The assistance has been primarily local deliveries of shopping, so people organise their ward to make sure as many streets as possible can have leaflets delivered with volunteers’ names and numbers written on them. The website has also allowed people to request help by filling out a form leading to them being put in touch with a volunteer.

The main challenge has been trying to encourage autonomy of local groups when so many well-meaning individuals have an internalised understanding of managerial structures. Decision-making has tended to be haphazard and usually made by people who became involved earlier or who have admin privileges on platforms such as Facebook, WhatsApp, Google, Slack.

We’ve also had a lot of discussion about safeguarding guidance. Some people assumed that the group had a legal imperative to provide guidance and ensure volunteers followed it, whereas others tried to reinforce how the localised, trust-based structure does not require the same approach as a charity, and that without a legal form, we would be unwise to present ourselves as a formal organisation because it will create an impression of certain protections (DBS checks, training etc). In summary the main challenges have been around ‘Central vs. Local’ or ‘Charity vs. Solidarity’.

Relations with pre-existing voluntary and charitable groups have been generally good, the council volunteer service has engaged with the group and been constructive. Local food banks, etc, have collaborated effectively and welcomed the help of mutual aid volunteers.

Politicians have either: operated in own silos and been uninterested in borough-wide cooperation; actively criticised the group for not being ‘professional’ enough and encouraged people to ignore it; or, after initially being quite active, retreated completely into inaction.

Power dynamics created by platform admin rights have caused some disagreement, as some complaints have arisen from people rightly reacting to being told what to do. There was a complaint about the network becoming politically motivated and acting as a front for the Labour Party.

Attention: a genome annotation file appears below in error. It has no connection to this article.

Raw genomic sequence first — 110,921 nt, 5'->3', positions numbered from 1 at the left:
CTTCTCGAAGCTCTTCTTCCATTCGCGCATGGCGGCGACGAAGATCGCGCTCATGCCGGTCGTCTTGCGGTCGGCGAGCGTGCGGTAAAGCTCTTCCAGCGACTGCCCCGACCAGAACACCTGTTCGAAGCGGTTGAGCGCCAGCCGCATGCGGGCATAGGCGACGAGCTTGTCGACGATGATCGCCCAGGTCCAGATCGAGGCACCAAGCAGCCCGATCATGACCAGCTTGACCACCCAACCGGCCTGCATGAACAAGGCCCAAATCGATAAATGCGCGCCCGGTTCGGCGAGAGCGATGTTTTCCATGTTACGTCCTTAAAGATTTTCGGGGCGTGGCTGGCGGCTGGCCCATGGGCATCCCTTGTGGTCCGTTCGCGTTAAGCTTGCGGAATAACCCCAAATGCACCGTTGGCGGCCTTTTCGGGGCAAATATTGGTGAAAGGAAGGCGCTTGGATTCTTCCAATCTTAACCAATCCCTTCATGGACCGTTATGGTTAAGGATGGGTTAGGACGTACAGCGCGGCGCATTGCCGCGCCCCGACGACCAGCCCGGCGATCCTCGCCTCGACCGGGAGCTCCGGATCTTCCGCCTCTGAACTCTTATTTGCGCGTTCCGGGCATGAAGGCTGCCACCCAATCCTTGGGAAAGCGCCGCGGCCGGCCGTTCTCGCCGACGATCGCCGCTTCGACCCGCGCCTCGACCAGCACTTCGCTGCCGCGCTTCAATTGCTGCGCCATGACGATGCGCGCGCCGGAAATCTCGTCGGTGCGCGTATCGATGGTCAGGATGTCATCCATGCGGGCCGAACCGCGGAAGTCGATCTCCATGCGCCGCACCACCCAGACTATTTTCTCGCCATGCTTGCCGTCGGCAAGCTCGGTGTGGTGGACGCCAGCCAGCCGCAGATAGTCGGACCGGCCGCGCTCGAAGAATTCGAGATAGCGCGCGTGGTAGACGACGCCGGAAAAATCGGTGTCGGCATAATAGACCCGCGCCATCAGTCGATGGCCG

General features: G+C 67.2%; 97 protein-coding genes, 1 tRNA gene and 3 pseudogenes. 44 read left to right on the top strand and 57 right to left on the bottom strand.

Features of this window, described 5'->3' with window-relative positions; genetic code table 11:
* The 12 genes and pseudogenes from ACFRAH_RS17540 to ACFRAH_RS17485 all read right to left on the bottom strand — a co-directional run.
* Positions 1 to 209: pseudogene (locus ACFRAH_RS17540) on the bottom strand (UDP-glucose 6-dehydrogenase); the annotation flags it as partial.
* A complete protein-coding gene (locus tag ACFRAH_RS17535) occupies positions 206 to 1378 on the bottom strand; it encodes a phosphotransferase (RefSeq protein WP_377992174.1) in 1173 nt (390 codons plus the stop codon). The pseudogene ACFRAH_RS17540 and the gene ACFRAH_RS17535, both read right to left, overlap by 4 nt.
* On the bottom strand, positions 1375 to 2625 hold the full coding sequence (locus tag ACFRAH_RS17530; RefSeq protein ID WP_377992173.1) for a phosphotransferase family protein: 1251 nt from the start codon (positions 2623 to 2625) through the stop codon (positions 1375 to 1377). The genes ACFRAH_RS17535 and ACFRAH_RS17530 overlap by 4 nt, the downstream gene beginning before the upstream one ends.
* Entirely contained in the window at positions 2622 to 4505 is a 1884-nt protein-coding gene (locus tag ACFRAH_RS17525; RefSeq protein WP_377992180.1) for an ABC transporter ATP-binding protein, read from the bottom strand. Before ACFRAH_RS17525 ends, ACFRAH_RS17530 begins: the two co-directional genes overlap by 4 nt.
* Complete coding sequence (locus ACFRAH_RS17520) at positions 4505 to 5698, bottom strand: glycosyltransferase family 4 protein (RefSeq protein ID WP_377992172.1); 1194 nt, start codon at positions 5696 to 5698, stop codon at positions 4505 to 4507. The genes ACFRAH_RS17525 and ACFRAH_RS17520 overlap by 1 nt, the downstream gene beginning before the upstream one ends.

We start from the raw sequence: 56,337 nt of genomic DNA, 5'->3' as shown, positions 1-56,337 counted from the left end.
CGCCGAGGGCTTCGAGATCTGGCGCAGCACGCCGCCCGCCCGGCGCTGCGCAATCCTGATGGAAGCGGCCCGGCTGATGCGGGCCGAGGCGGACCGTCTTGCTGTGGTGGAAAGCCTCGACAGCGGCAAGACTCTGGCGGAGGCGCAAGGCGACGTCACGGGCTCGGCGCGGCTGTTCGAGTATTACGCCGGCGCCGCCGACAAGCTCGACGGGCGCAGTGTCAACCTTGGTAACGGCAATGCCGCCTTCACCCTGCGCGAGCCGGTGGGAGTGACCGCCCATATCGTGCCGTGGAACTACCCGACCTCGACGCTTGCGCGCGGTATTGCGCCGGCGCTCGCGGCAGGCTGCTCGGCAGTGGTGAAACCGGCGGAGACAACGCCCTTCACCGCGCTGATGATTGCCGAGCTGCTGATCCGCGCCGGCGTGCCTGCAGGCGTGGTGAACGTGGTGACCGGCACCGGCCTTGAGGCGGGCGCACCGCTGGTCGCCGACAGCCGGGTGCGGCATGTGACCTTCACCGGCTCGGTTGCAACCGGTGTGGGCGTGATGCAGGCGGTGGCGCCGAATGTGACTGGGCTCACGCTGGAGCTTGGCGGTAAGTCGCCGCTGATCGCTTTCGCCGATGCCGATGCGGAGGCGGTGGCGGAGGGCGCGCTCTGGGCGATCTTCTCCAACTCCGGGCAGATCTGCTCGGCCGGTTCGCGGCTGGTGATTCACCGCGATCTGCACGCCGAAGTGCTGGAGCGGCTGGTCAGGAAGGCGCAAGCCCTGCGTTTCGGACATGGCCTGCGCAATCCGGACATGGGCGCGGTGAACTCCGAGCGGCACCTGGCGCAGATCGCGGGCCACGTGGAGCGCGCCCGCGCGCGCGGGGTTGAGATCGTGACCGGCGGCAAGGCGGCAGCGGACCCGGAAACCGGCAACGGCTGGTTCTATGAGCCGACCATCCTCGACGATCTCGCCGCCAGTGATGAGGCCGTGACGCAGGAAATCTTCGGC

Usually conflicts have been resolved in a managerial manner by self-appointed experts, although
there has been transparency about potential learning which was shared with local group coordinators.

‘Neighbours helping neighbours’ has become the most resonant refrain of volunteers and it sums up the purpose of the group quite accurately.

Man, Greater London

We started an open WhatsApp group, which was advertised on Facebook. We cover Herne Hill, Dulwich Village & bits of Brixton.

The organisers appear to consist solely of individuals (i.e. no pre-existing political groups). We’ve never openly discussed our personal politics, but we appear to be broadly on the same page when it comes to important issues like autonomy and people’s privacy.

The GPs’ surgeries and Age UK have given lots of people our details. We flyered pretty much the whole area, to make sure that non-computer users are aware, but we’re worried about people with English as a second or other language.

Requests for help and offers of help are submitted via a basic website we built (or phone). Organisers communicate by email and WhatsApp, and we’ve also organised into smaller street groups, which have their own communication preferences. Organisers take it in shifts to process requests, passing them on to street groups or sorting them directly, and checking difficult things with all of the other organisers. We have two admin-only broadcast lists on WhatsApp because the main group got too full and a bit busy.

Initially we mainly did shopping and prescriptions. But then two things happened: we got an incredible response to a speculative call for occasional food donations; and the food bank network basically stopped working because it became overwhelmed. The council hasn’t sorted out its own emergency food system. So, we are now distributing food directly to people who ask.

We’ve been unsure about how to handle requests for help where there should be formal state assistance - e.g. adults with care needs. It’s difficult to offer practical solidarity (and ensure dignity) without allowing the state to abandon its duties, and undermining care workers.

Residents’ Associations have been worse than useless. Charities have referred a lot of people to us. The council sometimes rings up to find out what we’re doing.